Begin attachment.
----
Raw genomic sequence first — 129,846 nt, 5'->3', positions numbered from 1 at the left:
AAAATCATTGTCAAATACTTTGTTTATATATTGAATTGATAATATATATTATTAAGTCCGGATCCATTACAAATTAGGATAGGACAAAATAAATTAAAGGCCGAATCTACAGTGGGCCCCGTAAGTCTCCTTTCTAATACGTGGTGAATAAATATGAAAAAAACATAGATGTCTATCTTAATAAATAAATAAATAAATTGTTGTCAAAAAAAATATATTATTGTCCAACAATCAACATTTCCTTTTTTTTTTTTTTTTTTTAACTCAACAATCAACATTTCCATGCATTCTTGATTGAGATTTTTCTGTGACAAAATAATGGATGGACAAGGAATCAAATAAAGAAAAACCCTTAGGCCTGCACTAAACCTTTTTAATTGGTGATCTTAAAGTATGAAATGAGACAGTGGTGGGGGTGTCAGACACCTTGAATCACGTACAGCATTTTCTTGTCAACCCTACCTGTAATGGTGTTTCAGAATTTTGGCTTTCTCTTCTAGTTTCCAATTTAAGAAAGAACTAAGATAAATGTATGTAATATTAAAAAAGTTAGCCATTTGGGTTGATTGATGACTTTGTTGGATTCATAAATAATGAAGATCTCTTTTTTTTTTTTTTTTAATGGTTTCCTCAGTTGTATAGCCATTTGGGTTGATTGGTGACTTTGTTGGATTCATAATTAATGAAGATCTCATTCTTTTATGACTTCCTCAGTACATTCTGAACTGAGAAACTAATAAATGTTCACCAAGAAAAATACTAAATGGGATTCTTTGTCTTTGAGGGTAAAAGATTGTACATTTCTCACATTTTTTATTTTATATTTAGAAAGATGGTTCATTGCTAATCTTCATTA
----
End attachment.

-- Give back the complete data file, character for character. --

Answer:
Raw genomic sequence first — 129,846 nt, 5'->3', positions numbered from 1 at the left:
AAAATCATTGTCAAATACTTTGTTTATATATTGAATTGATAATATATATTATTAAGTCCGGATCCATTACAAATTAGGATAGGACAAAATAAATTAAAGGCCGAATCTACAGTGGGCCCCGTAAGTCTCCTTTCTAATACGTGGTGAATAAATATGAAAAAAACATAGATGTCTATCTTAATAAATAAATAAATAAATTGTTGTCAAAAAAAATATATTATTGTCCAACAATCAACATTTCCTTTTTTTTTTTTTTTTTTTAACTCAACAATCAACATTTCCATGCATTCTTGATTGAGATTTTTCTGTGACAAAATAATGGATGGACAAGGAATCAAATAAAGAAAAACCCTTAGGCCTGCACTAAACCTTTTTAATTGGTGATCTTAAAGTATGAAATGAGACAGTGGTGGGGGTGTCAGACACCTTGAATCACGTACAGCATTTTCTTGTCAACCCTACCTGTAATGGTGTTTCAGAATTTTGGCTTTCTCTTCTAGTTTCCAATTTAAGAAAGAACTAAGATAAATGTATGTAATATTAAAAAAGTTAGCCATTTGGGTTGATTGATGACTTTGTTGGATTCATAAATAATGAAGATCTCTTTTTTTTTTTTTTTTAATGGTTTCCTCAGTTGTATAGCCATTTGGGTTGATTGGTGACTTTGTTGGATTCATAATTAATGAAGATCTCATTCTTTTATGACTTCCTCAGTACATTCTGAACTGAGAAACTAATAAATGTTCACCAAGAAAAATACTAAATGGGATTCTTTGTCTTTGAGGGTAAAAGATTGTACATTTCTCACATTTTTTATTTTATATTTAGAAAGATGGTTCATTGCTAATCTTCATTA